Friday, May 25, 2018

Georgetown Part One: Truck Corner

Sharp Shooters is back! Yes, it has been many years since our erstwhile photo club has trekked the streets of Seattle looking for interesting subject matters to shoot, but we are out of hibernation and ready to capture the intrigue of the city through our photo lens again. Colorful, rugged, artistic, strange and unique Georgetown is a good destination to start. 

I took lots of photos on that day, but I will start off with 'Truck Corner.' (Warning: Truck Corner is my own made-up colloquialism and if you were to actually talk to anyone else about Truck Corner, they would have no idea what you were talking about.) There is a corner on the main drag of Georgetown that has several big trucks parked there. They must have first been parked there a long while ago. The trucks feel abandoned now. They are now covered with prickly vined blackberry brambles and rust and graffiti. 

It has been a strangely static little corner for a city that changes everyday. Every since I first remember going to Georgetown, these trucks have been here. I never see any people working on or near the trucks. Maybe people are there at different times when I am not around. It seems though like a place for ghosts.

I did find something new though. Maybe this has been here the whole time too, as I was a bit bolder with my exploration this time. I found big boxes full of metal shavings. I'm not sure what they are from or for, but there is something pretty about them. They look like trinkets that robots would give to each other for Christmas.... little metal gems....curly Q's of shiny metal that one robot could use to show another robot how much he cared.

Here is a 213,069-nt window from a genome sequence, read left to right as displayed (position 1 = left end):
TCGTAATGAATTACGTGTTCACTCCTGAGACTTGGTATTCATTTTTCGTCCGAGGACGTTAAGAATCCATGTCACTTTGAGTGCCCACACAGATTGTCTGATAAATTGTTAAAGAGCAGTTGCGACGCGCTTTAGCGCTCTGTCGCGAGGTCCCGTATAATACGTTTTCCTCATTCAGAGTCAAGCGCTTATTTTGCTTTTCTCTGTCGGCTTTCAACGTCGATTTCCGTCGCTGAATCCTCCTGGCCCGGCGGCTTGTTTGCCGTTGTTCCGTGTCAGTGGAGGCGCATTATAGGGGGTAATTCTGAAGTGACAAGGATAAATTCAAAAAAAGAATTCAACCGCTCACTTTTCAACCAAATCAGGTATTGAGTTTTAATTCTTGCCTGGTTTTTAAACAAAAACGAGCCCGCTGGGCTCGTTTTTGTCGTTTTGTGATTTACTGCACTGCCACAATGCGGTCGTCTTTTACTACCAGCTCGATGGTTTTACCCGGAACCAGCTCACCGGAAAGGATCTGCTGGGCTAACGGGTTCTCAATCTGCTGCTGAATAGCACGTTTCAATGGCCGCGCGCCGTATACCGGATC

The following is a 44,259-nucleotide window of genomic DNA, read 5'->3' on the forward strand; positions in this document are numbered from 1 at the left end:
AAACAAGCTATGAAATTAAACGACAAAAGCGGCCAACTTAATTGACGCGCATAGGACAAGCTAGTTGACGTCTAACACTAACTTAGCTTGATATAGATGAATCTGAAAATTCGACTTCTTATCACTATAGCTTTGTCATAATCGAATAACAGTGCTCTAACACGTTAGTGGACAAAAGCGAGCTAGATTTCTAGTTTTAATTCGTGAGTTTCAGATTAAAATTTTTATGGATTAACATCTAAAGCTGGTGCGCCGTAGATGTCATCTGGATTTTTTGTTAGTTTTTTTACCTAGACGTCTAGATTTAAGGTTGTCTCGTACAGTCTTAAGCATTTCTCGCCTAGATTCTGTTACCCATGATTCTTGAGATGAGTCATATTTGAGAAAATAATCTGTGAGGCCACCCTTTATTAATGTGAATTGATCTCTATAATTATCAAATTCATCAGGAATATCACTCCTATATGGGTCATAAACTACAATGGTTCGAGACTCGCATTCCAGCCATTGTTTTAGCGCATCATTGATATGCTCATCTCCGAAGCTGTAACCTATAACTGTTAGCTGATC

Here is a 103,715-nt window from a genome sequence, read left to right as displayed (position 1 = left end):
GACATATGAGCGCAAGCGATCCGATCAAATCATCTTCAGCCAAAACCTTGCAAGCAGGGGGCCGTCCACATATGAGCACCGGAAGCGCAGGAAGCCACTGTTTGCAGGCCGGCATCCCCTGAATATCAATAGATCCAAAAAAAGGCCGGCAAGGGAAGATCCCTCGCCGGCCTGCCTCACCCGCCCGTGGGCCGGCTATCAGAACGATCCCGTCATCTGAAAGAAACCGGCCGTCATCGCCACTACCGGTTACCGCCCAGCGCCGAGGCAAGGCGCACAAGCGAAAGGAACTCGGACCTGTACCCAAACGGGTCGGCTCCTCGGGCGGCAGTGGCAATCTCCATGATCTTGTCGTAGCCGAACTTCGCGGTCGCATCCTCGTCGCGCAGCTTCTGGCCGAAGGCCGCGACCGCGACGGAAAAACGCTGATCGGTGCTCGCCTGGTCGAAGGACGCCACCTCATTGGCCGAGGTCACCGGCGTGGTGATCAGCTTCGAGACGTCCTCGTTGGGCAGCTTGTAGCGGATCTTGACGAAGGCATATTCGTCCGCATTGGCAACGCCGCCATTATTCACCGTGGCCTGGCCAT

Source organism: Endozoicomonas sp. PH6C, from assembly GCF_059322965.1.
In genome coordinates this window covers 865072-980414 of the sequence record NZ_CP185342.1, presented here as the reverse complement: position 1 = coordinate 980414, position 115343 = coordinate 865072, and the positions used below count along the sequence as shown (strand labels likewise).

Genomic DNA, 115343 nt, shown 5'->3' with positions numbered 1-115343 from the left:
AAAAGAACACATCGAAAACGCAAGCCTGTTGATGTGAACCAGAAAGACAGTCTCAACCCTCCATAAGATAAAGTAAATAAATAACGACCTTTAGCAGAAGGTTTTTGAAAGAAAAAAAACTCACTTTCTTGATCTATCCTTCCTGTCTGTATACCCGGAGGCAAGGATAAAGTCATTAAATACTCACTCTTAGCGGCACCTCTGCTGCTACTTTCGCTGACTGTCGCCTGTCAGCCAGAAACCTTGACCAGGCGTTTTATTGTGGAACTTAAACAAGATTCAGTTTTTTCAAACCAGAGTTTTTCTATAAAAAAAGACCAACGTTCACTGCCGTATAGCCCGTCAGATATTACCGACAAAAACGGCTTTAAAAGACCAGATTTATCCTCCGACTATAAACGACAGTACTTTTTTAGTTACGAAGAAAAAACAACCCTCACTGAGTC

One thing I really like about photography is it really encourages you to delve into the visual landscape of a place. Truck Corner is a very small partial of space, but there was so many visually interesting things to capture through my lens. The more I look the more I find. Photography forces the photographer to be constantly curious. The world needs more curiosity. We'd be a gentler and more empathetic place if our minds were always alive with sparks of curiosity. If our camera teaches us to be more curious about small stuff, our hearts will learn to be curious about the big things. Truck Corner today, the world tomorrow! 

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